As many of you know, Kansas is not our most scenic state. Traveling west, there is a 50 mile section of small elevation variances that are called the Flint Hills. After that, it is FLAT all the way into Denver. But this lack of rolling terrain has its advantages. One is its popularity for bird migrations…One of the photos above shows a migration of Canadian Geese, headed north…While impressive, the photo doesn’t show that this flock was one of seven or eight, flying parallel to each other across a five-mile sky. I shot the pic from my phone while driving. I’ve always thought that Canadian Geese are majestic to see in flight, but a whole sky of them was incredible!!!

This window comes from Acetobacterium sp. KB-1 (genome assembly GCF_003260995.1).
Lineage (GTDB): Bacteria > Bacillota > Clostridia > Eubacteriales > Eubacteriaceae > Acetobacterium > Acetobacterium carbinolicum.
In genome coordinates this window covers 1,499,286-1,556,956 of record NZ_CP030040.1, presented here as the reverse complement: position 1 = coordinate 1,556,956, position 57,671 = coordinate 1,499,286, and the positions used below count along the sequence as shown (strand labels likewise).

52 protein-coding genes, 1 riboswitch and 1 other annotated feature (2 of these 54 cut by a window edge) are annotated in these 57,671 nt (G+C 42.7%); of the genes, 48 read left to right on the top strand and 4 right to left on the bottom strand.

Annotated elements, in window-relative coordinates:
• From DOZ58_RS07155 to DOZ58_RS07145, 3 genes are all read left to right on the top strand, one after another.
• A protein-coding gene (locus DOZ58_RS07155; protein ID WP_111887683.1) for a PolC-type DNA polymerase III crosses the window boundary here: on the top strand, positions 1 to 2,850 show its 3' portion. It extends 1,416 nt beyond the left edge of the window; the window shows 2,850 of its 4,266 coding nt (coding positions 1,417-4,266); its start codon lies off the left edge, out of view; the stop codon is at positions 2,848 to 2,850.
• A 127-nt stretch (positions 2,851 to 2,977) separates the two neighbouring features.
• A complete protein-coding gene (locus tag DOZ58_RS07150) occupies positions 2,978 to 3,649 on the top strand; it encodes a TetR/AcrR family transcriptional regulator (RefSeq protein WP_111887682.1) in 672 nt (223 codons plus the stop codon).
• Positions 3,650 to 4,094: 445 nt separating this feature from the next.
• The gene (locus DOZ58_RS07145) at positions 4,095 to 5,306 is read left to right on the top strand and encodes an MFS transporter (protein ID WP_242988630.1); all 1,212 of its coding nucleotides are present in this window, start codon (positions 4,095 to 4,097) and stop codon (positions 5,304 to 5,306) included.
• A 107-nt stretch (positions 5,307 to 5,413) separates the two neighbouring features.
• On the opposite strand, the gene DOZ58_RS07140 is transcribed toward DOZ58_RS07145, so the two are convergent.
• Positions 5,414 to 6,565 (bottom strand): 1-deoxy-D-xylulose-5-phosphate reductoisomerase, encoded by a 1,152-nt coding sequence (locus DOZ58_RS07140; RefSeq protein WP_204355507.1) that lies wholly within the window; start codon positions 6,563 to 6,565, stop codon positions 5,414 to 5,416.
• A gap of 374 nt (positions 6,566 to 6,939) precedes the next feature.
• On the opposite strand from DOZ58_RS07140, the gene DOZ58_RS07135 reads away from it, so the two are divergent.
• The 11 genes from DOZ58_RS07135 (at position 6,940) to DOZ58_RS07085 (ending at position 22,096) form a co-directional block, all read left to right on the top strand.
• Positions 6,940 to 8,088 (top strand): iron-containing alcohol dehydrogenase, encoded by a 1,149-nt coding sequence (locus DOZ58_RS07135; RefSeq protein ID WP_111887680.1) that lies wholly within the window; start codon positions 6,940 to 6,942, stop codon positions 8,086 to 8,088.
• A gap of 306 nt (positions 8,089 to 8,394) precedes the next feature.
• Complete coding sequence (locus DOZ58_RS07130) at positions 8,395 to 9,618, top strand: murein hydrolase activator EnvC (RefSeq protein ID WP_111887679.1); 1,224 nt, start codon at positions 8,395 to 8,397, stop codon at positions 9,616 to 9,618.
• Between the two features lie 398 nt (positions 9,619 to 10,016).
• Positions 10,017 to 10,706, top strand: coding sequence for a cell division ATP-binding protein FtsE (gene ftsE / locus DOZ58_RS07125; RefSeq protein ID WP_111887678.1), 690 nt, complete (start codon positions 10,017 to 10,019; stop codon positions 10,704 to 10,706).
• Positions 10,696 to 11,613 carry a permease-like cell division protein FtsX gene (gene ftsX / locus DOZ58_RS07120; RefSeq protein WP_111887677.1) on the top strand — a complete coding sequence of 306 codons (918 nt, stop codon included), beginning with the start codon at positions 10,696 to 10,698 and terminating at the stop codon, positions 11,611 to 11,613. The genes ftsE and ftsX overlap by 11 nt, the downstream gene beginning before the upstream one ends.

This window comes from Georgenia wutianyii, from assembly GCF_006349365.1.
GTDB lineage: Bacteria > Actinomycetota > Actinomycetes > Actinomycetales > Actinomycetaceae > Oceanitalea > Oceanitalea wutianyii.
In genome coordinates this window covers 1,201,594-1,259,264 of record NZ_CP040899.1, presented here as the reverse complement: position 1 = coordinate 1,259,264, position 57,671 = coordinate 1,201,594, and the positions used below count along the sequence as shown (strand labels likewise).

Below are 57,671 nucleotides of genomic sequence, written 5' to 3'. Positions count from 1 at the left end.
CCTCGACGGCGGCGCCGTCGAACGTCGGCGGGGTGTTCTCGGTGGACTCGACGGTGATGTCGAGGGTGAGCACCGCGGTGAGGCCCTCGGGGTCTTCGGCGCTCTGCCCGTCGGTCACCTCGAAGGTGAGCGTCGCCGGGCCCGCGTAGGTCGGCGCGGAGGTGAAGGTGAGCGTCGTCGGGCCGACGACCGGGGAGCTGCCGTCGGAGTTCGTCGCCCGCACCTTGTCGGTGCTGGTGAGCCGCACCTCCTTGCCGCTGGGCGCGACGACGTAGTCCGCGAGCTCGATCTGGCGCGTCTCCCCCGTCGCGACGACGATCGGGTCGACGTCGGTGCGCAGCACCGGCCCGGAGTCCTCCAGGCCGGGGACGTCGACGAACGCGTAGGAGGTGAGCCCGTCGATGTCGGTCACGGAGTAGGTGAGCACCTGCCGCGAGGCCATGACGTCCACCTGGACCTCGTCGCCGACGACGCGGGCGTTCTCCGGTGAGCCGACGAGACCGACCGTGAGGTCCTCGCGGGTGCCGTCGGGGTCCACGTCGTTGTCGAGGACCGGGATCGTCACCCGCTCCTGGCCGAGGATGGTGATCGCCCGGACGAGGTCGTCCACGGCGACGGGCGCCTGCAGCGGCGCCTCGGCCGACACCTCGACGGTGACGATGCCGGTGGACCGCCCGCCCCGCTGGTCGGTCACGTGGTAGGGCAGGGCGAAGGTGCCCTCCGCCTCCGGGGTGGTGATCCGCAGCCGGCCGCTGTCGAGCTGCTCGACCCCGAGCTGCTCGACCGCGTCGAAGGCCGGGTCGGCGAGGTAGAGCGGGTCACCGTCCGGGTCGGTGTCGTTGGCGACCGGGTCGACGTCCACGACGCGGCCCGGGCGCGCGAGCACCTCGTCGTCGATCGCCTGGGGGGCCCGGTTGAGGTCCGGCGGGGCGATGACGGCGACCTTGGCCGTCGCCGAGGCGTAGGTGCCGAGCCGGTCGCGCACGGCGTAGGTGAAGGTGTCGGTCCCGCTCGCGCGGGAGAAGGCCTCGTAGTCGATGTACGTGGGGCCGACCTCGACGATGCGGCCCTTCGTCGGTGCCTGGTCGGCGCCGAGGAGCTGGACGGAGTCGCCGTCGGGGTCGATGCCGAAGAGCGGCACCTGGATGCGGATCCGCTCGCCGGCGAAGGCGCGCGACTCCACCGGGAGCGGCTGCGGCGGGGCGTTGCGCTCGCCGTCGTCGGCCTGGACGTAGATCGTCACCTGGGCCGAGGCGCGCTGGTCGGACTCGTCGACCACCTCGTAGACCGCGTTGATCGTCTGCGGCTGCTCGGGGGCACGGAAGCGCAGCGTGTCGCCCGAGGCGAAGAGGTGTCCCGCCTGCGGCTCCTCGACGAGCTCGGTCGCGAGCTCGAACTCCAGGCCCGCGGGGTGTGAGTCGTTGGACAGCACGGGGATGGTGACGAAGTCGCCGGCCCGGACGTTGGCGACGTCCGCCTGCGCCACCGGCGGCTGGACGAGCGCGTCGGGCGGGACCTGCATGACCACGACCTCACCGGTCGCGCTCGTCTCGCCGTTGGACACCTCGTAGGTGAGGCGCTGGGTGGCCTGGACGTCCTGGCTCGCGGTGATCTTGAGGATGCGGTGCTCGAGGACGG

Most of the land out here is large tracts of ranch and farm land. The plots are marked by wire fences. Amazingly, for a couple hundred miles, there would be a hawk sitting on a fence post. I’d see one about every two miles. I wondered to myself why they were there ?? After all, it was the middle of winter and these guys were just perched in 30 degree weather. So I got on-line that night and looked up “the hawks of Kansas on fenceposts.” There was a lot of reading material and I found a photo to share. The posts said that these raptors, primarily redtailed hawks, actually had migrated from further north. They sit on the posts because the land is so flat that they don’t have to put out the energy to soar above while searching for prey. They can sit on the post, and use their eyesight to hunt. And so, the monotony of the Kansas flatlands was broken up by searching for the next hawk on a post, looking majestic on this crisp winter day. This is why I am here…To see the totally unexpected that only nature can provide.